Please note - you may think that you are already being anti-discriminatory because you are not aware of disadvantaging anyone by the way you carry out your role when in fact you may be being non-discriminatory.

What’s the difference between being anti-discriminatory and non-discriminatory?

Being non-discriminatory means taking no action based on an assumption that our current way of operating is acceptable because there is no intention to discriminate. The problem with this approach is that we often discriminate without intending to, because;

  1. we are operating under discriminatory policies and organisational structures and cultures that have not been challenged or,
  2. we lack awareness of how we impact on others.

No one is exempt from needing to consider EDI in their roles and the requirement to embed anti-discriminatory practice is ongoing so there will always be a discussion about EDI performance objectives in your PDR.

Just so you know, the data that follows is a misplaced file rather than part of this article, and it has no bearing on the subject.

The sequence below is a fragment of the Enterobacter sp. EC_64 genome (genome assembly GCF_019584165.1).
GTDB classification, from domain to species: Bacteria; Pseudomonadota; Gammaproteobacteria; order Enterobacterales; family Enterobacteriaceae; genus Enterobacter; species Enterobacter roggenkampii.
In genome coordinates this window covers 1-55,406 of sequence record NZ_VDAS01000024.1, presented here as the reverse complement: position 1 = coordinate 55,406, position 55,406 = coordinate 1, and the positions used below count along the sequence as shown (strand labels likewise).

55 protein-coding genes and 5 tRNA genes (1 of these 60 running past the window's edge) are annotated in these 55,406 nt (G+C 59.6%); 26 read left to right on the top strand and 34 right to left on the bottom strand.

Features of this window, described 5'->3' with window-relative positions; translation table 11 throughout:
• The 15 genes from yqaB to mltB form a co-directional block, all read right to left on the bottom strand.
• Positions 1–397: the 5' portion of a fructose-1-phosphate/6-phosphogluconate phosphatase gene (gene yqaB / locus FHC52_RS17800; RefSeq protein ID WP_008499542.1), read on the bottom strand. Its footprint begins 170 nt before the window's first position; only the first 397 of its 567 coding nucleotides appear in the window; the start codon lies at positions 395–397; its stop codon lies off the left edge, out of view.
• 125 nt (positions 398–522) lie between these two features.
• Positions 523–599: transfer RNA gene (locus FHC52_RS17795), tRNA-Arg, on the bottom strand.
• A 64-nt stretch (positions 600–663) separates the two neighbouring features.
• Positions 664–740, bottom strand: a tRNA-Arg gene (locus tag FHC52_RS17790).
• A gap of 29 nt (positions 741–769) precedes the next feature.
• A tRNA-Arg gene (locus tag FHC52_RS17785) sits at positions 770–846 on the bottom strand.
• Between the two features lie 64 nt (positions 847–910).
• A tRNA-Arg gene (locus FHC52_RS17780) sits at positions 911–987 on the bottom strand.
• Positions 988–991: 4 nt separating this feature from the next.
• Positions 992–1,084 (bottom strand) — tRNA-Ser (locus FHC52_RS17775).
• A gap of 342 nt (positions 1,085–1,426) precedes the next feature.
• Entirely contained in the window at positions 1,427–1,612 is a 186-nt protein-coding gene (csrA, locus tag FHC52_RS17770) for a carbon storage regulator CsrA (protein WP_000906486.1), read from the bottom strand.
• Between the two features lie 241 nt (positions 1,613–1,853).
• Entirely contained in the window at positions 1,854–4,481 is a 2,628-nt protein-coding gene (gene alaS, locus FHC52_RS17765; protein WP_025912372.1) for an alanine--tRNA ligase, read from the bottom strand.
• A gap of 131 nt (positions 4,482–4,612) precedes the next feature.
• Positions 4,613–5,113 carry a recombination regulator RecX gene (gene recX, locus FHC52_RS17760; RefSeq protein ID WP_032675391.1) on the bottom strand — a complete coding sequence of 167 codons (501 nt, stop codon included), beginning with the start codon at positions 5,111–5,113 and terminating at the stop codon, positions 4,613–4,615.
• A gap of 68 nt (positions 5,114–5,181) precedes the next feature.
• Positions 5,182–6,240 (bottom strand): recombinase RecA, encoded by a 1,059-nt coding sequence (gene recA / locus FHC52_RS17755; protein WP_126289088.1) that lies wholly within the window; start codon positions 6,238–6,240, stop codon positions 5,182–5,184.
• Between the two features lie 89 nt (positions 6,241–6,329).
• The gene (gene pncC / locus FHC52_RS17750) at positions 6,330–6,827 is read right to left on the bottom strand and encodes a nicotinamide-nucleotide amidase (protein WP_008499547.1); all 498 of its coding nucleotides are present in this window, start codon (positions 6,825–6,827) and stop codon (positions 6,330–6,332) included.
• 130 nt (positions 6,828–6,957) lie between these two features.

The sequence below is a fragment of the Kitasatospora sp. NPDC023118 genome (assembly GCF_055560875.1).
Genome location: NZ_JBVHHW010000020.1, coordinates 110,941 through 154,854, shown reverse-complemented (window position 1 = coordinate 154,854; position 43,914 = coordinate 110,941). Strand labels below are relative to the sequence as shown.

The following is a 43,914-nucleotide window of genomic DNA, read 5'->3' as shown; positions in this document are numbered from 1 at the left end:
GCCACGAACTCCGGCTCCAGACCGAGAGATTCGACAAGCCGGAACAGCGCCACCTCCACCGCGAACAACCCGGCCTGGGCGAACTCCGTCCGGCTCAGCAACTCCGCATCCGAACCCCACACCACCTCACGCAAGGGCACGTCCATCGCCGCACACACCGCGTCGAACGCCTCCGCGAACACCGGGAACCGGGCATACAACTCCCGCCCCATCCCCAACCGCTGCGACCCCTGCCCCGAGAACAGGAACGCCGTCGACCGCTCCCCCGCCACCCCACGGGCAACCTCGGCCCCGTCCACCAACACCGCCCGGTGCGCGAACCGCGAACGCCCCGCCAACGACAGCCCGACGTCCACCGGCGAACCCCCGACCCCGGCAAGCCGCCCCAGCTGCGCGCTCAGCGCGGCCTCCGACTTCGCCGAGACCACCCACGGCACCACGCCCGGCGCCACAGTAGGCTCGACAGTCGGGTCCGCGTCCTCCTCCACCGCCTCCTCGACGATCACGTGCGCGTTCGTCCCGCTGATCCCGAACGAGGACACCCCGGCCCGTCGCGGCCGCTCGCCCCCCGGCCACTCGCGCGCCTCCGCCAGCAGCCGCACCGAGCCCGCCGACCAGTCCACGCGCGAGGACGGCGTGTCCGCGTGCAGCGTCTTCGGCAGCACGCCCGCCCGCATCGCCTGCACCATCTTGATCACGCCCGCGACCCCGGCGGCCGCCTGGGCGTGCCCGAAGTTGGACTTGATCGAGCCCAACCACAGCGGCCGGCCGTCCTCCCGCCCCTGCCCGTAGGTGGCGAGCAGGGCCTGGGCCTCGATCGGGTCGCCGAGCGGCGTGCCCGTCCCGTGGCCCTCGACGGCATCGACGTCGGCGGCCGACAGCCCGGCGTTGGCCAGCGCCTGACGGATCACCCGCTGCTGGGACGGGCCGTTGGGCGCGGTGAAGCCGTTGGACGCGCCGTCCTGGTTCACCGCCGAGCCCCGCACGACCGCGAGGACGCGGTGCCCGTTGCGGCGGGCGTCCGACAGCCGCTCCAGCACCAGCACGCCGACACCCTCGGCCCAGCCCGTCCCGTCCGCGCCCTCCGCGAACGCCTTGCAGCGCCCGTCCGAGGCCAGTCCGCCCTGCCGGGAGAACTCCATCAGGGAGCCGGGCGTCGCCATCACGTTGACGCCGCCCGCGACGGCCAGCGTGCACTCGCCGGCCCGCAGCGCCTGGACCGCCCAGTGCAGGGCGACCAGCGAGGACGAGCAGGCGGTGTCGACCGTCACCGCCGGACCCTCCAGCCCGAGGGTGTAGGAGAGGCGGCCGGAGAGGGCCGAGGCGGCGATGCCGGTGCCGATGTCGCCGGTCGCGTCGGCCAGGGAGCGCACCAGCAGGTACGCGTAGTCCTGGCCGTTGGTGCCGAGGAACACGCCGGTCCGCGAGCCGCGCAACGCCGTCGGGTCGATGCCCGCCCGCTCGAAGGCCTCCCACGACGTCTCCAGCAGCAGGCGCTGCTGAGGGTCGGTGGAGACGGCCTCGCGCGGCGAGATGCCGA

How to decide on an EDI objective

There are 3 levels of objective to consider. Please see below some questions to consider, with examples applied to practice.

Level of EDI Objective

Prompt question

Practice example


What is it that I do/don’t do in my role that may  disadvantages people or causes harm?

‘I have an awareness of my equipment and prevent blocking access for disabled people.’


What is it about the systems, structures  or  policies we use that may disadvantage people or cause harm?

‘We tend not to discuss putting reasonable adjustments in place with disabled international students because we know that there is no allocated funding’.